Exclusive: New PAC targets Dems written off by the establishment
2022 Senate almost-winner Mandela Barnes is launching a PAC to help candidates who are written off by institutional supporters, Axios has learned.
Why it matters: The Wisconsin Democrat, like Maryland's newly-elected Gov. Wes Moore, faced skepticism from some corners of the Democratic Party about his electability, as they both were competing for seats that had always been held by white lawmakers.
- Before he was elected, Moore — like others running in places like Illinois, Pennsylvania, and Arkansas — faced similar questions about his electability in a state where no Black Democrat had won that race before.
The backdrop: The Long Run PAC hopes to support women, people of color, LGBTQ, and working-class candidates across the country, Barnes told Axios, as they're most likely to face negative "assumptions" about their candidacy because they don't "fit the mold" that Democrats think can win in statewide, competitive races.
- The Long Run PAC is launching Tuesday and will announce an initial slate of candidates it will support later this summer.
- "Too often, fairly or unfairly, the questions of ‘Can this person win?’ and ‘Does this person have what it takes?’ come up,” Barnes said in a phone interview.
- “Sometimes those questions aren’t always asked in good faith,” he added.
Between the lines: Barnes refused to take donations from corporate PACs during his 2022 race, and after raising over $40 million from grassroots supporters, he said he wants to take the same approach with The Long Run PAC.
- “Our campaign was built by grassroots support and we’re going to lean on those supporters” and build “a people-powered national fundraising operation,” Barnes said.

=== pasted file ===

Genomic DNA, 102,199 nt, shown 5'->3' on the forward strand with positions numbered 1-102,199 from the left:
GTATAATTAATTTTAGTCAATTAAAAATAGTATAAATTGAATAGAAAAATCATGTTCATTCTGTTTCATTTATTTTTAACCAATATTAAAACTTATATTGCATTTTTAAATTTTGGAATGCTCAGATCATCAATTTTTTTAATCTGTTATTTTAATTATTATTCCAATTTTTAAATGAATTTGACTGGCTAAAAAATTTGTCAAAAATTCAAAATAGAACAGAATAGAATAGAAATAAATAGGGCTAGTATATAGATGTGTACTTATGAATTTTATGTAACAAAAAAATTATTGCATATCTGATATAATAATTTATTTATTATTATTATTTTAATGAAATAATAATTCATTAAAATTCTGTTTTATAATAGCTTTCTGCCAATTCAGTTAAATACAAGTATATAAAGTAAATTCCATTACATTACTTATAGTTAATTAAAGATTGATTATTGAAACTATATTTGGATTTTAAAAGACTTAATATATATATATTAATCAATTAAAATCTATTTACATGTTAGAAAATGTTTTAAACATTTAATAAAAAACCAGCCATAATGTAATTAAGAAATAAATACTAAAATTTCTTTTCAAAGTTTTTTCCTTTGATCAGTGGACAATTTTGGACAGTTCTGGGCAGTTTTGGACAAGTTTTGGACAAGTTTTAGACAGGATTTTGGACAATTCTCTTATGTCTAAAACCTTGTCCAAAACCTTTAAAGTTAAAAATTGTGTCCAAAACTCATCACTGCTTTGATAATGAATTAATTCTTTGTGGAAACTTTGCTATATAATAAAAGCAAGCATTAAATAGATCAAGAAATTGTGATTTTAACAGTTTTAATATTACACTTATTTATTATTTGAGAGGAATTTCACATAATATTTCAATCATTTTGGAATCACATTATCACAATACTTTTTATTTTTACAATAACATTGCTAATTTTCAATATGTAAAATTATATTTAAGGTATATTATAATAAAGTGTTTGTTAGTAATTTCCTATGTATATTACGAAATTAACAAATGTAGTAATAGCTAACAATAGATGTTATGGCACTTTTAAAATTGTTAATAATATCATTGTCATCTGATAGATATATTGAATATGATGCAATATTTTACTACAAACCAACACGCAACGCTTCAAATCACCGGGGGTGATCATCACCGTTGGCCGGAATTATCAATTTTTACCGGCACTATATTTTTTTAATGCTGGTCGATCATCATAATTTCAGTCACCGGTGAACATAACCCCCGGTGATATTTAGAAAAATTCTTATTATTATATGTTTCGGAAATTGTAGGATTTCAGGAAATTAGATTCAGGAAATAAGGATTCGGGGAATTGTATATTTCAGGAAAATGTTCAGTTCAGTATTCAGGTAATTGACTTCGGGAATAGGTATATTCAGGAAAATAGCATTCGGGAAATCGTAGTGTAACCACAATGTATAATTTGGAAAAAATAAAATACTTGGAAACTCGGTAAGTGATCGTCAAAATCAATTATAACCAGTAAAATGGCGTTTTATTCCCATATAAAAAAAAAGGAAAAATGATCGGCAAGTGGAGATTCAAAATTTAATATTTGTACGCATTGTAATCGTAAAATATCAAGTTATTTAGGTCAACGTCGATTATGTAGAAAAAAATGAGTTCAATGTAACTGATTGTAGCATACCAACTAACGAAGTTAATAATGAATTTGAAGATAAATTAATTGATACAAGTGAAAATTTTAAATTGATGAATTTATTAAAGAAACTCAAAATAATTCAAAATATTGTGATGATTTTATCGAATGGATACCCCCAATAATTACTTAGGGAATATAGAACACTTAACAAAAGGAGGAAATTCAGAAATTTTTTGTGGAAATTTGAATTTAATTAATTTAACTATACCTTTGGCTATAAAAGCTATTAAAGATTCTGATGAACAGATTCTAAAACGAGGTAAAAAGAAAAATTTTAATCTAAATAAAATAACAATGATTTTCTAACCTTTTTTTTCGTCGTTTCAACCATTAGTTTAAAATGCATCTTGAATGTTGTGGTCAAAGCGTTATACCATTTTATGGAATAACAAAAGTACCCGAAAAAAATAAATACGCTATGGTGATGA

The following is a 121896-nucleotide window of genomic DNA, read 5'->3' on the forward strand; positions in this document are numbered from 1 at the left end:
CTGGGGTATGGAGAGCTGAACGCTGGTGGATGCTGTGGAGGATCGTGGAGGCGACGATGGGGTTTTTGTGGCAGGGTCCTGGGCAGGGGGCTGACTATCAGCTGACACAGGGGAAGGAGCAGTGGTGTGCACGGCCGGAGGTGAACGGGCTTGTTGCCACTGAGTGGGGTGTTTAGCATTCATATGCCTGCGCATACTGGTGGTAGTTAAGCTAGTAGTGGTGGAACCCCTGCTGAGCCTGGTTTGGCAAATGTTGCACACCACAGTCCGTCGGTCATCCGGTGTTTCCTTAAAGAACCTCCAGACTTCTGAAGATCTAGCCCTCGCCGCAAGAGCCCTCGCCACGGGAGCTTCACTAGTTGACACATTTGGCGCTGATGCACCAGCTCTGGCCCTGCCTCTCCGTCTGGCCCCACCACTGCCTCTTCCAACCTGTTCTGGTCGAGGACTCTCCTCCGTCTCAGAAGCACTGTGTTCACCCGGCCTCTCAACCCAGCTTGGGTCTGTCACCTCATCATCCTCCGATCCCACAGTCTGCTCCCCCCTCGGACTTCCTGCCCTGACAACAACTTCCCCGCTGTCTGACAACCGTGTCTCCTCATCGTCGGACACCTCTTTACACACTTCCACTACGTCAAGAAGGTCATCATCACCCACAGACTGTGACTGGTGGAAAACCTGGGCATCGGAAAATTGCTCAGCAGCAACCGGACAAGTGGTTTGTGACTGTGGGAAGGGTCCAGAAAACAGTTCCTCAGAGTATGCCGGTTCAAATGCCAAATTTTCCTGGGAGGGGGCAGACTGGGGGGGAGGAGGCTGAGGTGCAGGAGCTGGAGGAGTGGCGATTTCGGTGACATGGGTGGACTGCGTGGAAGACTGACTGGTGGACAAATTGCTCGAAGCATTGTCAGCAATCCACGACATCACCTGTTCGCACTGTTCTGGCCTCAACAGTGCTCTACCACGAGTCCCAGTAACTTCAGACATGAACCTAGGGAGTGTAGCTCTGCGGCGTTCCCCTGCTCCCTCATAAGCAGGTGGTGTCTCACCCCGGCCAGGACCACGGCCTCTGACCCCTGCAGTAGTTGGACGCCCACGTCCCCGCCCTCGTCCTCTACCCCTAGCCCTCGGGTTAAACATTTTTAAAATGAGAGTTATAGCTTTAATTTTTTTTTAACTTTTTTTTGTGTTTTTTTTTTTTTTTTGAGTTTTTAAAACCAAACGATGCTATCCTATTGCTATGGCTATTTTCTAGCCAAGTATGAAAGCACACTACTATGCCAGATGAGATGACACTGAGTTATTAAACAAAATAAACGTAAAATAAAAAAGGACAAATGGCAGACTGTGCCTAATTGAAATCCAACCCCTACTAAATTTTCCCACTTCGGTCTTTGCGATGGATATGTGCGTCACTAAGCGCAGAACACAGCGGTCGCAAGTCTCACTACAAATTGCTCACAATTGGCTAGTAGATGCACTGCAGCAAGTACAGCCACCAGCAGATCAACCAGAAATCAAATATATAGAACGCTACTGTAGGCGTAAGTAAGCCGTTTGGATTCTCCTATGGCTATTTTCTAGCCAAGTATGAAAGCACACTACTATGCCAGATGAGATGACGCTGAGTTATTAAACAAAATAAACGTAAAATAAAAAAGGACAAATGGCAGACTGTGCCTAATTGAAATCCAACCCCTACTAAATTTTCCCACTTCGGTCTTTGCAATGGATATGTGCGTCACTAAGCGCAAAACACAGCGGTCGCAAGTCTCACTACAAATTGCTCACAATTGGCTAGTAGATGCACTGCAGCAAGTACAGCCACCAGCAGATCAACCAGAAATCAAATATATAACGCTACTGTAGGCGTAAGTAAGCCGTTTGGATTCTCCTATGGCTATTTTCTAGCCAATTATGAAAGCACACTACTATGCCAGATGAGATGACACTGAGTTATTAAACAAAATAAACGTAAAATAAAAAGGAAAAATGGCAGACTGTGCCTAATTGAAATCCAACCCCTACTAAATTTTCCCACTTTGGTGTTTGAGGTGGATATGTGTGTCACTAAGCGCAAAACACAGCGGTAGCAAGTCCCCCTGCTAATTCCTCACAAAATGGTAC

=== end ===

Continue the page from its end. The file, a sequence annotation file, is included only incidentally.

- He also plans to host events with and fundraisers for the candidates backed the PAC, and help campaigns with hiring and training.
Don't forget: Barnes' Wisconsin Senate race in 2022 was always going to be a challenge for Democrats, but the party and outside groups failed to invest in his campaign after Labor Day at the same rate as Republicans.
- Republicans outspent Democrats by $1.6 million in mid-September, with crime a main focus.
- Exit polling found 49% of Wisconsin voters viewed Sen. Ron Johnson as too extreme, but nearly as many (46%) viewed Barnes the same way.
- Barnes ended up losing by a single percentage point.
Yes, but: The November election results showed that a historic barrier to Black representation in Congress — namely white voters refusing to support African-American candidates — is rapidly declining, Axios' Josh Kraushaar reports.
- Of the 60 Black lawmakers elected to Congress this year, 30 now represent states or districts with a plurality of white voters, according to an Axios analysis.
- In 2014, only eight (of 43) elected Black lawmakers were from plurality-white states or districts.
The bottom line: “There are a lot of quote-unquote different candidates out there who don’t get the attention they should be getting or the initial investments that they should be getting,” Barnes told Axios.
- “But it’s those ‘different’ candidates who often make the biggest difference when elected.”